by Leanna Lehman -- Local residents and farmers from across the state gathered last week in Fallon to attend the annual Nevada Farm Conference. Among a plethora of other workshops and speakers, the farm conference featured a Legislative Workshop led by Sarah Adler, former State Director for the United States Department of Agriculture, and Robin Titus, State Assemblywoman, who shared key strategies for Nevadans seeking to participate in the State legislative process. Assemblywoman Titus spoke about her passionate commitment to Nevada farms, ranches, and agriculture across the state. Her family settled in Smith Valley in 1870 and she is deeply connected to Nevada’s heritage and the many issues that face rural Nevadans. She may be a politician and practicing physician, but this Nevada native can also change irrigation head-gates the middle of the night. Titus acknowledged the landmark legislative session in 2019 as Nevada had its first female majority in the State Legislature. However, the Assemblywoman stated, “I don’t like identity politics –I like to think I was elected because of my qualifications.” Titus, also the Assembly Minority Leader, appreciates the value of all Nevadans and seeks to protect residents from “untethered and unchecked politics in Nevada,” Titus explained. “It’s not good for Nevada or the country in general.” During her presentation, Titus focused on the role of policy and politics in creating agricultural opportunities in Nevada. According to Titus, she often hears residents say, “We want fix that law or we need this law.” She delivered some key strategies for legislative change. Timing: If you are trying to get a bill passed or changed, timing is everything. Legislation is best proposed while the legislature is not in session. During the 2019 session, members had to work through 1,102 bills only to pass 636. Furthermore, Nevada has a citizen legislature. Most of the members have day-jobs and must conclude their session duties in the 120 sessions that occur bi-annually. Education: Titus cautioned attendees about the need to educate and inform. “Don’t assume members are informed on the content of the proposed bill,” stated Titus. It’s important to educate legislative members on the subject matter. “The scope of experience can be very narrow.” For example, a freshman legislator from Las Vegas might not have any experience with topics like irrigation districts and new legislators from the rural areas are not likely versed in the plight of homelessness in Las Vegas. Coalitions: Never underestimate the power of organized, collective groups. Doug Busselman, Executive Director of Nevada Farm Bureau Federation, also attended the conference and shared valuable insight. “Groups and advocates are important when trying to get your bill passed,” Busselman explained, “there is a lot of value in groups and organizations. In his role at the Farm Bureau of Nevada, he and the Bureau have been instrumental in passing and changing a great deal of agricultural legislation in Nevada. Know the Process: When presented with an undertaking as immense as trying to pass legislation, you can’t be too informed on the process. Think back to the Saturday morning shorts by School House Rock, “I’m just a Bill.” There are several steps that must be executed before your proposed idea makes it into the form of a Bill Draft Request, or BDR. If the BDR has a fiscal component, it must pass by a two-thirds majority and takes even longer to get through both houses of the legislature. There are committees, hearings, reviews by the Legislative Counsel Bureau, and inevitable roadblocks. Know your Representatives: Every voting citizen should know their elected officials. Titus is the elected Assemblywoman for District 38 covering Lyon and Churchill counties. She makes it her business to know her constituents. Scheduling a face-to-face visit with your representatives is one of the best ways for your concerns to be heard. Kelli Kelly, Executive Director of the Fallon Food Hub, also the Chairman of the Farm Conference this year, urged attendees to be patient when attempting to meet with their representatives. “Sometimes there is a long wait and people get frustrated,” stated Kelly. “They also may only have a few minutes for you.” Sarah Adler, also presenting at the workshop, suggested being willing to work with your representative’s attaché. “You want to have a good relationship with their attaché or secretary,” stated Adler. “It helps get things done.” Participate: “Attend bill workshops and sessions, stay in close contact with your group or coalition, and stay involved with the process. Testifying in front of a committee can have a huge impact,” Kelly stated. “Show up at hearings and organize your testimony.” Thanks to the State’s new bill tracking system, NELIS, individuals can track BDRs, bills, and budgets. Citizens can also share their opinions electronically on the website. According to Adler, citizen participation in the process is the cornerstone for Nevada lawmaking. While the process may be cumbersome at times and even frustrating, it’s also the way to get things done. Adler sited the 2013 Cottage Food Industry Bill as a prime example. The bill granted permission for the processing of foods in home kitchens, creating opportunities for small businesses to flourish. Visit the Nevada State Legislature website at: www.leg.state.nv.us, and for bill tracking, NELIS: https://www.leg.state.nv.us/App/NELIS/REL/80th2019 Never miss the local news -- read more on The Fallon Post home page. If you enjoy The Fallon Post, please support our effort to provide local, independent news and make a contribution today. Your contribution makes possible this online news source for all things Fallon.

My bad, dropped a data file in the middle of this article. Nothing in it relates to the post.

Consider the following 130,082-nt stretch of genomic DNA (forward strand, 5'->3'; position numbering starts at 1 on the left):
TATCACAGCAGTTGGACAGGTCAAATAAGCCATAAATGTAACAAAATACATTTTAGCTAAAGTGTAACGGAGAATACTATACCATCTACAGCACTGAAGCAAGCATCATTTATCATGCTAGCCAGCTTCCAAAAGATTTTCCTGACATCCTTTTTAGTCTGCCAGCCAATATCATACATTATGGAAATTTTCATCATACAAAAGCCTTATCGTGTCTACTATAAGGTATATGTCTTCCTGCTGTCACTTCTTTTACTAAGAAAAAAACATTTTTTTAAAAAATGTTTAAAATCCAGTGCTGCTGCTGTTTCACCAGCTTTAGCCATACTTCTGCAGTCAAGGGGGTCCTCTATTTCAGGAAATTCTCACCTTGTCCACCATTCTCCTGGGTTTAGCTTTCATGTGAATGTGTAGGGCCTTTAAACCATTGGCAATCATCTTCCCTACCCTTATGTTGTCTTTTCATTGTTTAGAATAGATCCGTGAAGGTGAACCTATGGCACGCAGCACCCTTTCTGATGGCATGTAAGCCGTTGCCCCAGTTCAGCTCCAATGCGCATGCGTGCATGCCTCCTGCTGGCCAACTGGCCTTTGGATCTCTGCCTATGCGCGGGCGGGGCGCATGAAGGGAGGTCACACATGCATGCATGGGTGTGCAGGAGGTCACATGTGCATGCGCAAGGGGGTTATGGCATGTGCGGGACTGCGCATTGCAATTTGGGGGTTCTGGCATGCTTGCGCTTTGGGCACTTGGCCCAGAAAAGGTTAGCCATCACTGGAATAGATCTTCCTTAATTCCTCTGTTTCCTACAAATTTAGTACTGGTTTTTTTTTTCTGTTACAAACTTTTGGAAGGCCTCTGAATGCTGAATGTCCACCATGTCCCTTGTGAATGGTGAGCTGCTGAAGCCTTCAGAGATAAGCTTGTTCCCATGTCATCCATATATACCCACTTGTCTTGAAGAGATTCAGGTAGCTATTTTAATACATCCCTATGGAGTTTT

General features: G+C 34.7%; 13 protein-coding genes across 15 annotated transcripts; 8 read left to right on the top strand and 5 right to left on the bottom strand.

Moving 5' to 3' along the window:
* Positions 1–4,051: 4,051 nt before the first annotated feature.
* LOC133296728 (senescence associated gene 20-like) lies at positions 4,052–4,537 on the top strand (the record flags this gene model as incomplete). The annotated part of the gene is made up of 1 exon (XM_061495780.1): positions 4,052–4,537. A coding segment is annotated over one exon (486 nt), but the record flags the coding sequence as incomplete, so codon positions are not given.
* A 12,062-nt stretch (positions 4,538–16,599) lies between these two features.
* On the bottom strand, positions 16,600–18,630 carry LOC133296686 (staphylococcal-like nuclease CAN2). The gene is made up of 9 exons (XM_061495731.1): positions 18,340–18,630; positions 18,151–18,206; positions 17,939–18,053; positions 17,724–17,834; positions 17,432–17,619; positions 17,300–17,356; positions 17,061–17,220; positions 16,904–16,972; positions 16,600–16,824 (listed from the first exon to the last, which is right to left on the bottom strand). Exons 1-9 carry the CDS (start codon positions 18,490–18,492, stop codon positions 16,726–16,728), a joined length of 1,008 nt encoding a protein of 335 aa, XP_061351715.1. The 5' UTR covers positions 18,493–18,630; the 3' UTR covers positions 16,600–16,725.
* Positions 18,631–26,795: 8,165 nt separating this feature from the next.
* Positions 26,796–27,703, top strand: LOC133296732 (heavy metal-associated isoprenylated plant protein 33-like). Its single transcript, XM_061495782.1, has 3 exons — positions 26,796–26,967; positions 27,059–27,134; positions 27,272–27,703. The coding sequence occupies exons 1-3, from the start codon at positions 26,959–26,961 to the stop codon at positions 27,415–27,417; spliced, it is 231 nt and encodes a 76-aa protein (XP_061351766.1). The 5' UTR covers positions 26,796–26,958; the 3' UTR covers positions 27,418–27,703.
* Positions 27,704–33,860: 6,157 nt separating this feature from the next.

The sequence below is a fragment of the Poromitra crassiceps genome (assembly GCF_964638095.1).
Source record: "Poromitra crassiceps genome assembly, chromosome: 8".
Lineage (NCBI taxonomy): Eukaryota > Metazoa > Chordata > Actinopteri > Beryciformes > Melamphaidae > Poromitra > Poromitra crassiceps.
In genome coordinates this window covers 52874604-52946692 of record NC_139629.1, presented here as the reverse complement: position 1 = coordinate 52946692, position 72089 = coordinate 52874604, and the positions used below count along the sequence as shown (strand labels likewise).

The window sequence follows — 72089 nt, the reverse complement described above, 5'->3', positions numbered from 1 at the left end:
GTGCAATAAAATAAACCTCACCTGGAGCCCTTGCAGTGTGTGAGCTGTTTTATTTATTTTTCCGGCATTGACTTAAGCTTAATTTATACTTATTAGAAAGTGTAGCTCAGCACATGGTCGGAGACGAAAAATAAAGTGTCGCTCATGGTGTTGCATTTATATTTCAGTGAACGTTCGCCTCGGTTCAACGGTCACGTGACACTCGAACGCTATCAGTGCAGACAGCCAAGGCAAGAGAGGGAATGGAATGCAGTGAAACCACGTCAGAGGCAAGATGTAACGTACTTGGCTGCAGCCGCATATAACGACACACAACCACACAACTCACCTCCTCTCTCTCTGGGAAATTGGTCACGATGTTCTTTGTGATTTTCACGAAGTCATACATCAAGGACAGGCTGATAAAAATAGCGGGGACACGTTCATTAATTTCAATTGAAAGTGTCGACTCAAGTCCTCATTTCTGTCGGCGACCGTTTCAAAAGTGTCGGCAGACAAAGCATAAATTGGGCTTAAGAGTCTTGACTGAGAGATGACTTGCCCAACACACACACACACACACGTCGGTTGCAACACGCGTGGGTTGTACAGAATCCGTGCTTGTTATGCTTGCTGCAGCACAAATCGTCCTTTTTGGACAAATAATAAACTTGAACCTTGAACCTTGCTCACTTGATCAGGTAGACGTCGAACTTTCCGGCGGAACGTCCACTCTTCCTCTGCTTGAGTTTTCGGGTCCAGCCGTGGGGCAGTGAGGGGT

Successful Legislative Workshop at Nevada Farm Conference
- 2020-03-01, 05:44 PM